American Literature of the Sea and Great Lakes
SCHOOLCRAFT, HENRY ROWE (1793-1864). Born in upstate New York, Henry Rowe Schoolcraft was trained as a glassmaker. Like many Americans of his age, however, as a young man Schoolcraft went west, where his knowledge of mineralogy led eventually to his appointment to the 1820 expedition to the shores of Lake Superior led by Lewis Cass. In 1822 Schoolcraft became Indian agent at Sault Ste. Marie, Michigan, where he met and married Jane Johnston, granddaughter of the Chippewa chief La Pointe. They gathered the material that would form the basis of his most important work, Algic Researches (1839), the earliest collection of American Indian stories in the United States, revised and reprinted as The Myth of Hiawatha (1856) in the wake of the success of Henry Wadsworth Longfellow’s* narrative poem The Song of Hiawatha (1855).
Not surprisingly, Schoolcraft’s adaptations of his Great Lakes* material were influenced by the romantic novel and read like a cross between James Fenimore Cooper* and Nathaniel Hawthorne.* Schoolcraft has come under fire from anthropologists for his ethnocentric interpretation of his Native American sources. Nevertheless, he saved much indigenous material that otherwise would have been lost, and his animist portraits of Great Lakes fauna and watercraft provided the underpinnings for one of America’s greatest epics.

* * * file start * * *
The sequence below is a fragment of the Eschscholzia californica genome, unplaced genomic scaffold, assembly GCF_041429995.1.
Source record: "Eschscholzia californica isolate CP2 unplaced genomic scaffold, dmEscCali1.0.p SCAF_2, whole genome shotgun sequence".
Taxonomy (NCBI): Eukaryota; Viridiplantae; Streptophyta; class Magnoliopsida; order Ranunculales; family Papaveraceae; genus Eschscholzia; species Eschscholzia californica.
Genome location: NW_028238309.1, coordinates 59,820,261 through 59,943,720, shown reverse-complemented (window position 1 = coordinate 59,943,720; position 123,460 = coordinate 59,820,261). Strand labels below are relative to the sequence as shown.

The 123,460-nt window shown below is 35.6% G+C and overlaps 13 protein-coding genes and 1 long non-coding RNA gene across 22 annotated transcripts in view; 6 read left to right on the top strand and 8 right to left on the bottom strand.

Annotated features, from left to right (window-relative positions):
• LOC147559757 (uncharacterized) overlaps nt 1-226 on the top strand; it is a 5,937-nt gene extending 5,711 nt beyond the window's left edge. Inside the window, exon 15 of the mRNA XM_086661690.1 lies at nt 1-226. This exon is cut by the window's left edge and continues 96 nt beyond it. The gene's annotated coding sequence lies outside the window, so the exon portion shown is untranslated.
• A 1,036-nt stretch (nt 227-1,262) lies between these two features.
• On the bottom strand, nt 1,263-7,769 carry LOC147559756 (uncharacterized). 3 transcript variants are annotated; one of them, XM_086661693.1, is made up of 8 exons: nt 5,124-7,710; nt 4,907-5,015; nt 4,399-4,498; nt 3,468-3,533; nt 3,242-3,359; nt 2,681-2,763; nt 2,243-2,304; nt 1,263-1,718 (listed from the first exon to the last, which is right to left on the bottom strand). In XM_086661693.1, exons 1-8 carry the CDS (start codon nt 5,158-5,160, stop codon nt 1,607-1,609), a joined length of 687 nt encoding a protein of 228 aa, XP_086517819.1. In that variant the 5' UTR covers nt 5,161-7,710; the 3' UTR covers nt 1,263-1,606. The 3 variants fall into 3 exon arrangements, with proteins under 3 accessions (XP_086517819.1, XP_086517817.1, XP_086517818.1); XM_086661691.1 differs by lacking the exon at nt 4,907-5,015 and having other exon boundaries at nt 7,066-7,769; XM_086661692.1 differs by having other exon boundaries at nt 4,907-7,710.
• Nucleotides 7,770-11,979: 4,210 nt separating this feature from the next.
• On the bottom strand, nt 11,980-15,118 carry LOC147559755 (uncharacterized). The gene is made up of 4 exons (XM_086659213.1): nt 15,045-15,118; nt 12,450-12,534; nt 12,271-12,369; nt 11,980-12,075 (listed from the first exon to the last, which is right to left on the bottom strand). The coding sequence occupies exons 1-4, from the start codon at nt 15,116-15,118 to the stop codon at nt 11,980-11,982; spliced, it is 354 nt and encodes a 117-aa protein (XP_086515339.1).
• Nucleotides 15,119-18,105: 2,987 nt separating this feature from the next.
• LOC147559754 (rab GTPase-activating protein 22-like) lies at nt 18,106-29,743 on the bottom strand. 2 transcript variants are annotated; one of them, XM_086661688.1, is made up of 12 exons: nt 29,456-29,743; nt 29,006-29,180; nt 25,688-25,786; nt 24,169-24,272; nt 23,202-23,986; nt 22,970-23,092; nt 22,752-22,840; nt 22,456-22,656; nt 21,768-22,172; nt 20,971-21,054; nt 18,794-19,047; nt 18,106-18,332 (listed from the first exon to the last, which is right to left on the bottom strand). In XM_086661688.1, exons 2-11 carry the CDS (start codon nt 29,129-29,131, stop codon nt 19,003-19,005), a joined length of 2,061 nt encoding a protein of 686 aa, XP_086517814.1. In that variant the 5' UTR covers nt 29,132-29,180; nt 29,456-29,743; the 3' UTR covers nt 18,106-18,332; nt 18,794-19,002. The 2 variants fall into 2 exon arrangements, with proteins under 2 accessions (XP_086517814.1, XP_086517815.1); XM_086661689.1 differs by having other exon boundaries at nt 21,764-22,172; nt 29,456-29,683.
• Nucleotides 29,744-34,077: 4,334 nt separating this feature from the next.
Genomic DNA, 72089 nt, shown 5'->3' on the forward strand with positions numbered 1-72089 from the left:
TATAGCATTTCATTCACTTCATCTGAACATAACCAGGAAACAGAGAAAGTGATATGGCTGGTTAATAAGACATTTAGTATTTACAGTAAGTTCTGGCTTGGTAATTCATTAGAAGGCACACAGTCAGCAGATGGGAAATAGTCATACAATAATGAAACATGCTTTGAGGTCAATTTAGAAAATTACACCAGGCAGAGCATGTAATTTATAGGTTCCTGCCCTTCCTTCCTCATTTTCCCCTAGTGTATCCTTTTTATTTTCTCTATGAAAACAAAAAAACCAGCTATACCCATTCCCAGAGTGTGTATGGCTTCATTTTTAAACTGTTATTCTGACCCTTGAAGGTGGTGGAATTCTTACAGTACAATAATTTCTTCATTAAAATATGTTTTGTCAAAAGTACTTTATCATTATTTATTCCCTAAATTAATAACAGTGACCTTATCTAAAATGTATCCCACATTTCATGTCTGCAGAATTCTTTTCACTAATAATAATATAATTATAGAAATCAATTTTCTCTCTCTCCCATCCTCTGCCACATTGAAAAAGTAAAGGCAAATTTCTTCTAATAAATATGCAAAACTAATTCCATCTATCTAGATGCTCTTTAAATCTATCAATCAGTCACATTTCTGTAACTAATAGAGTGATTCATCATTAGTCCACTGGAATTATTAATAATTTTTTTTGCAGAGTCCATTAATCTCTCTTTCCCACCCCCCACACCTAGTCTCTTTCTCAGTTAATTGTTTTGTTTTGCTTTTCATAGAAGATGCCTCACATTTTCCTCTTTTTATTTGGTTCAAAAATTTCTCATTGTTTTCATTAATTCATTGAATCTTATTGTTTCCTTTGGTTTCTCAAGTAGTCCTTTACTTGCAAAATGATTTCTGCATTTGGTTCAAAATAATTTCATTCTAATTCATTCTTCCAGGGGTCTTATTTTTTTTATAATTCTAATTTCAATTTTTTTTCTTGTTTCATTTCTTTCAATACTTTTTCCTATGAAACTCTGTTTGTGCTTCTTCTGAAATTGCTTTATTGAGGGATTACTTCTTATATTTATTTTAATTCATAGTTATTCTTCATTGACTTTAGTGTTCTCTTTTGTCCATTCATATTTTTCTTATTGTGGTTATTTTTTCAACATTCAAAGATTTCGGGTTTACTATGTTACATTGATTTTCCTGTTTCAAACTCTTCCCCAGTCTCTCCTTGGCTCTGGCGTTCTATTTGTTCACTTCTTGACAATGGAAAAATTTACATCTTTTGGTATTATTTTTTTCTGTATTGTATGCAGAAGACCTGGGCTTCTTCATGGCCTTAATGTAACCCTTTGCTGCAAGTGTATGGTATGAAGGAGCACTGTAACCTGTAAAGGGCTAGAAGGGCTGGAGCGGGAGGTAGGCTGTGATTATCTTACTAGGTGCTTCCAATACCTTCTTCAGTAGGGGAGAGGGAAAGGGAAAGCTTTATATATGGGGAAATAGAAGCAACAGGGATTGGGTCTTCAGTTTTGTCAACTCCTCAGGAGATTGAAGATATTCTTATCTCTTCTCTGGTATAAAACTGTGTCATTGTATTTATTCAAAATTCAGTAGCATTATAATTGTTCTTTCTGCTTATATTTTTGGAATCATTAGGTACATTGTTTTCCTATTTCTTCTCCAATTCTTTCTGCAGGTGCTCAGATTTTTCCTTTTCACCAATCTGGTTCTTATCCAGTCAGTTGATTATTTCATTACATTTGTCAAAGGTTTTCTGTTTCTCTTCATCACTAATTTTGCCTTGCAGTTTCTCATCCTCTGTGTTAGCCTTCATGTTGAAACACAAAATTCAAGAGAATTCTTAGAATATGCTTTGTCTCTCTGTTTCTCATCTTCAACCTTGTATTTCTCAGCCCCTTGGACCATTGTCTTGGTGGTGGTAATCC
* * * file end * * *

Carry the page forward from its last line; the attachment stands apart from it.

Mentor Williams has edited Narrative Journal of Travels (1953) and Indian Legends (1955). [See also AMERICAN INDIAN LITERATURE OF THE SEA]
R. D. Madison and Victoria Brehm